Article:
Surjit Singh *
Additional Professor of Pediatric Allergy and Immunology, Advanced Pediatric Centre Post Graduate Institute of Medical Education and Research, Chandigarh.*
Intravenous immunoglobulin (IVIG) is a powerful therapeutic tool in the hands of the clinician. It consists of pooled normal intact polyspecific IgG derived from the plasma of healthy individuals (ideally unremunerated) donors who have been subjected to strict screening procedures based on clinical history, physical examination and state-of-the-art laboratory testing. The safety of a given IVIG brand, in fact, primarily depends on these screening procedures. Each batch of IVIG represents a donor pool of at least 4000-8000 individuals such that the repertoire of antibodies is representative of the population at large. Most IVIG preparations contain more than 90% monomeric IgG with only small amounts of IgA and IgM. Ideally the IgG subclass (i.e. IgG1, IgG2, IgG3 and IgG4) distribution of IVIG should be the same as in normal plasma, but this is dependent on the manufacturing processes to which the plasma has been subjected. For instance, some IVIG preparations do not contain the IgG3 subclass.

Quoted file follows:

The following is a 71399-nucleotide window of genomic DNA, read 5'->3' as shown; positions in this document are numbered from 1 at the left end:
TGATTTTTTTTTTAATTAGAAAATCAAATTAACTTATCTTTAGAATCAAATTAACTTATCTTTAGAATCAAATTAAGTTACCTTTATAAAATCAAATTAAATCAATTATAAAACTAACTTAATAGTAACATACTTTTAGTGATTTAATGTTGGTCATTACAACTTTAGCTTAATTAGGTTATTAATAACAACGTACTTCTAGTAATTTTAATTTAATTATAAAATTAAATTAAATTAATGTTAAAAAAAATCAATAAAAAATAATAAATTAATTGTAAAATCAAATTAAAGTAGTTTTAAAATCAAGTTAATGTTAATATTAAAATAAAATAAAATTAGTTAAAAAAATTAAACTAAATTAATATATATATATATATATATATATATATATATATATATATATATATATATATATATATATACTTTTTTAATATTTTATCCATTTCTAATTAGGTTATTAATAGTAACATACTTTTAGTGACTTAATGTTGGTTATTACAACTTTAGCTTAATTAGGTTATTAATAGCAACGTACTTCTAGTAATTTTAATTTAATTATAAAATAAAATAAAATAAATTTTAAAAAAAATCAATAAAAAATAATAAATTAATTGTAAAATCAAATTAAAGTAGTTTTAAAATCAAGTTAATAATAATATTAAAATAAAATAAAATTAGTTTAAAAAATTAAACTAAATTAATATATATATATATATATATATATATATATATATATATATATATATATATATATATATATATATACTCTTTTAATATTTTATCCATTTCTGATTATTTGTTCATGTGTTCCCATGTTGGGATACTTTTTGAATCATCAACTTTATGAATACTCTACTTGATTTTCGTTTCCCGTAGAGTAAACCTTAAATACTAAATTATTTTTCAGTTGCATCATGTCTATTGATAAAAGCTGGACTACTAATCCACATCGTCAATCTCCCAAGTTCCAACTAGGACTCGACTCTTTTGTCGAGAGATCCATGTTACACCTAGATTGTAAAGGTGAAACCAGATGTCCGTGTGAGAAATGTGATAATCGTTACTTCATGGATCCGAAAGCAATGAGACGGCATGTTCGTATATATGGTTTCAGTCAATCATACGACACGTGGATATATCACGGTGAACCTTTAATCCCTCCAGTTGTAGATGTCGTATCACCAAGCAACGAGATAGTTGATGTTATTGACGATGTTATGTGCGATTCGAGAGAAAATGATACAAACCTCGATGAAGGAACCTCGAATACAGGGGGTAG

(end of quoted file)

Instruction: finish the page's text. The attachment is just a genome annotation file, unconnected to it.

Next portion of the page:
Clinical Uses
IVIG as treatment of choice
IVIG is the treatment of choice for Kawasaki Disease, autoimmune demyelinating polyradiculoneuropathy (AIDP or LGB Syndrome) and idiopathic thrombocytopenic purpura. The dose that is commonly used for these conditions is 0.5-2 g / kg stat but the same dose can also be administered spread over 4-5 days.

IVIG as physiological replacement therapy
IVIG is used as physiological replacement therapy in various forms of hypogammaglobulinemia eg. Bruton's Disease and Common Variable Immunodeficiency. The recommended dose is 0.4 g / kg every 3-4 weeks.

Misc. uses
The use of IVIG can also be considered in selected cases of severe myasthenia gravis, autoimmune neutropenia, neonatal alloimmune and autoimmune thrombocytopenia, crises of systemic lupus erythematosus and juvenile dermatomyositis not responding to conventional steroid therapy. IVIG is also used in the management of "difficult" vasculitides.

IVIG for prevention and treatment of Sepsis
IVIG has been used for prophylaxis and treatment of neonatal sepsis in low birth weight babies but the results are equivocal. Use of IVIG for treatment of sepsis in older children is even more controversial.

Administration of IVIG
Administration of IVIG can be associated with several side-effects. The infusion must be started very slowly (initially a drop per minute) and the child monitored for allergic reactions, which may include fatal anaphylaxis. The infusion rate can be slowed, or even discontinued, if the child develops chills or rigors. Longterm risks include transfusion-acquired Hepatitis C Virus infection, amongst others.
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